Carolyn Dobbie from our Cape Town team says “There is going to be a stripping down of brands ‘trying to be all things to all consumers’ to the bare basics of what the brand is and what it sells.  Authenticity in brand identity demands that the brand is stripped back to its essence and positioned and differentiated on what is real and provable.” Brand identity and authenticity are becoming important in an environment where so many brands are trying to cover all bases and have become “all things to all people”.

6. Improving the customer experience

Mark Harris from our UK Home Counties team: “A focus on customer experience and relevant personalisation will be paramount for successful marketing strategies,” Mark says. “This personalisation matters across all devices, but especially mobile.” For small and medium sized businesses this means clever segmentation of data and targeted content - think emails and blogs for prospects at specific points in the sales funnel.

7. Bricks and mortar fighting back

Rebecca Nicols in the UK South East team, and Jason Russell from the UK London team, focus their attention on an ailing high street.

“In 2018 we'll see some interesting in-store retail concepts with bricks and mortar stores fighting back against the strength of e-commerce and online channels. Lots more in store experiments, less focus on selling and more focus on experiencing the brand,” Rebecca says. While Jason “...would like to see more of an adventurous omni channel approach from bricks and mortar companies with serious e-commerce presence.”

8. Marketing comms

In the world of marketing communications, the biggest change in 2017 came from Google’s announcement of its Mobile First Index. With 55% of all internet traffic now coming from mobile, Google has said it will prioritise sites that perform well on smartphones.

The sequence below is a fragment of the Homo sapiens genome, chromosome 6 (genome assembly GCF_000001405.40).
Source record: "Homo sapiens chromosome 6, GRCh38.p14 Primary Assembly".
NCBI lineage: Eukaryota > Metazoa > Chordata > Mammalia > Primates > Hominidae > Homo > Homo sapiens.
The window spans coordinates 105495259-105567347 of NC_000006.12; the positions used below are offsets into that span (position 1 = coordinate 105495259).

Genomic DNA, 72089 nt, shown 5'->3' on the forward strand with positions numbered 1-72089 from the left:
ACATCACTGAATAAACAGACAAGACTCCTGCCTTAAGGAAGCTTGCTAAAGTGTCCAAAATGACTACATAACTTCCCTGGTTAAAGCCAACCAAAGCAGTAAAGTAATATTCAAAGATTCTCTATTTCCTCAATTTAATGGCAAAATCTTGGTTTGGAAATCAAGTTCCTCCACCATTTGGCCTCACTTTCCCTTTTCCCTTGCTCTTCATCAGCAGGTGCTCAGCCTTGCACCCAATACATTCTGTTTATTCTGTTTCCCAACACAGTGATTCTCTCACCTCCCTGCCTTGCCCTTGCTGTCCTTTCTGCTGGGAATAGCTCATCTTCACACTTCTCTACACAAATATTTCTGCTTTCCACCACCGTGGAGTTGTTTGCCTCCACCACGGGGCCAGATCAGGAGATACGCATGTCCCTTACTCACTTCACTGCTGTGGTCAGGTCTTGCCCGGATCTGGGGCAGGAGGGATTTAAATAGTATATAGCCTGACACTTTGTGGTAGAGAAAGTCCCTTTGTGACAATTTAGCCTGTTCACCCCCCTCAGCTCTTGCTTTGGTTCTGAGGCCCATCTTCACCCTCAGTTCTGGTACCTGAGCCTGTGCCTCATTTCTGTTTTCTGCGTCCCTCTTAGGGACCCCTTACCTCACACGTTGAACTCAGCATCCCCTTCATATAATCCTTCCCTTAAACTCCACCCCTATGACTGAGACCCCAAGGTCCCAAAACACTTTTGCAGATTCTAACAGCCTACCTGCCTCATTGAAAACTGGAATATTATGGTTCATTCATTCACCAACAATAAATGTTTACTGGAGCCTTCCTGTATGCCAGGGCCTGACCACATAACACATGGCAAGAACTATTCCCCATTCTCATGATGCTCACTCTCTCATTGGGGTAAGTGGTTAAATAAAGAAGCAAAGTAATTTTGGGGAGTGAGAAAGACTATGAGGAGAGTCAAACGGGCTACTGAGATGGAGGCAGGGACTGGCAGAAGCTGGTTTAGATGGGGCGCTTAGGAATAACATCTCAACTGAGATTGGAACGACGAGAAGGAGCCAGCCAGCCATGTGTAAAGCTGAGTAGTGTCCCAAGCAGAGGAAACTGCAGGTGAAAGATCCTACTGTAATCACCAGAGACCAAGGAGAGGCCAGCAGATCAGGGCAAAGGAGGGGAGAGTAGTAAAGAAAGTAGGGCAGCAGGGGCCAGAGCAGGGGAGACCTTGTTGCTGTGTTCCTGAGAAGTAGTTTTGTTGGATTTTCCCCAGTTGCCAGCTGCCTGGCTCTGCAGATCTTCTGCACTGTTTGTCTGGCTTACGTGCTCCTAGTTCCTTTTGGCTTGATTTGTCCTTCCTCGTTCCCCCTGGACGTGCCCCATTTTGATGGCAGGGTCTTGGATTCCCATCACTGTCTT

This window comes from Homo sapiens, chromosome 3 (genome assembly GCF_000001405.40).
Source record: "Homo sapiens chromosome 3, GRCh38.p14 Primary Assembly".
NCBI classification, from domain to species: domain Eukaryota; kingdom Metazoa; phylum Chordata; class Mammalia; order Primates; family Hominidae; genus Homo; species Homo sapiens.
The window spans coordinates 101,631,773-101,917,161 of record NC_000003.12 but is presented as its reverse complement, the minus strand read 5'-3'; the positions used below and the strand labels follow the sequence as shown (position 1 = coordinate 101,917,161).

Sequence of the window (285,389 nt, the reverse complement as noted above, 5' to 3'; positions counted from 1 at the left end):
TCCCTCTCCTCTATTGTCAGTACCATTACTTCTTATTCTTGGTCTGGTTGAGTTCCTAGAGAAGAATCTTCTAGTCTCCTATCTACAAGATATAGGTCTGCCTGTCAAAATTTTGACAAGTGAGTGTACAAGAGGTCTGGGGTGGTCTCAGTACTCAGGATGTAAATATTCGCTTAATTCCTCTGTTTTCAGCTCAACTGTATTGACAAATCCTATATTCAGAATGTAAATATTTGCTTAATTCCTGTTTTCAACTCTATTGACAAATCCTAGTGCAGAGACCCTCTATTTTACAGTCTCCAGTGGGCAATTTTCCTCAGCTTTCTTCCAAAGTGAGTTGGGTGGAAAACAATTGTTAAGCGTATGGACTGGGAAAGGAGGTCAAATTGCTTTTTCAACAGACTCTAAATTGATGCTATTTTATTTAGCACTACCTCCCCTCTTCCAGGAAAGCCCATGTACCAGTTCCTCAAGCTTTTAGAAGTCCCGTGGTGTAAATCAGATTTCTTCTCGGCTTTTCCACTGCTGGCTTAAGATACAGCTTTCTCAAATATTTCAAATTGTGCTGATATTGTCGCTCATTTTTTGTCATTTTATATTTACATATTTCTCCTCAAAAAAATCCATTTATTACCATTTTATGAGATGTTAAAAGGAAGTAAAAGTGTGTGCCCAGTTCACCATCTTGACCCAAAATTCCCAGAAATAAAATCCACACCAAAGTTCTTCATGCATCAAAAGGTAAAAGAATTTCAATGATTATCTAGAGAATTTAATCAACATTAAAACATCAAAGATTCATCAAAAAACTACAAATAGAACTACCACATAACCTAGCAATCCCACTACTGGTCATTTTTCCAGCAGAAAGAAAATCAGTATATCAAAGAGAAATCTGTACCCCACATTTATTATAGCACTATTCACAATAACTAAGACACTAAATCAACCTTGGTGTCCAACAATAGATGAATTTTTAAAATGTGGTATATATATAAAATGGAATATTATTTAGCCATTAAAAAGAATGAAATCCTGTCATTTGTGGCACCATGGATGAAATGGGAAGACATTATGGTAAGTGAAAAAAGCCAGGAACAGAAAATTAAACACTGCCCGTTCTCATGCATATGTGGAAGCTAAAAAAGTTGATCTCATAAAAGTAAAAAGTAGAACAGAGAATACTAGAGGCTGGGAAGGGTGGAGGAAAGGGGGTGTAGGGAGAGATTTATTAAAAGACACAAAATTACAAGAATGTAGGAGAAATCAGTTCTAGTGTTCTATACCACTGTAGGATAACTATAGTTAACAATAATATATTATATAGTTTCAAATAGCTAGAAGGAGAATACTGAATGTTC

The long and the short? As Cal Graham says: “Businesses need to have a mobile-first strategy. Rather than websites simply being optimised for mobile they actually need to be designed for the thumb.” 

9. Ecommerce

 Karen Laubscher from Cape Town says that “although South Africa is behind the trend globally, ecommerce remains a key focus for retailers and is seen as a huge growth opportunity." This coupled with “the power of social media becoming far more credible and disruptive than traditional advertising” creates a massive opportunity for ecommerce.


The bottom line

If there’s one key takeaway from all these predictions, it’s ‘put the customer first’. Know what data you have at your disposal, make your marketing materials highly targeted, understand your customer’s experience of your brand from start to finish and make every step of that relationship a delight.

It’s often said that a business’ biggest asset is its employees. At a time where everyone has access to social media and their voices carry, you could argue that your biggest asset is actually your customers. Understand what they want and deliver it, and watch growth accelerate in 2018.

 Image credit:

By Tokujin yoshioka inc. (Own work) [CC BY-SA 4.0], via Wikimedia Commons 


Topics: 2018 trends 

Topics: 2018 trends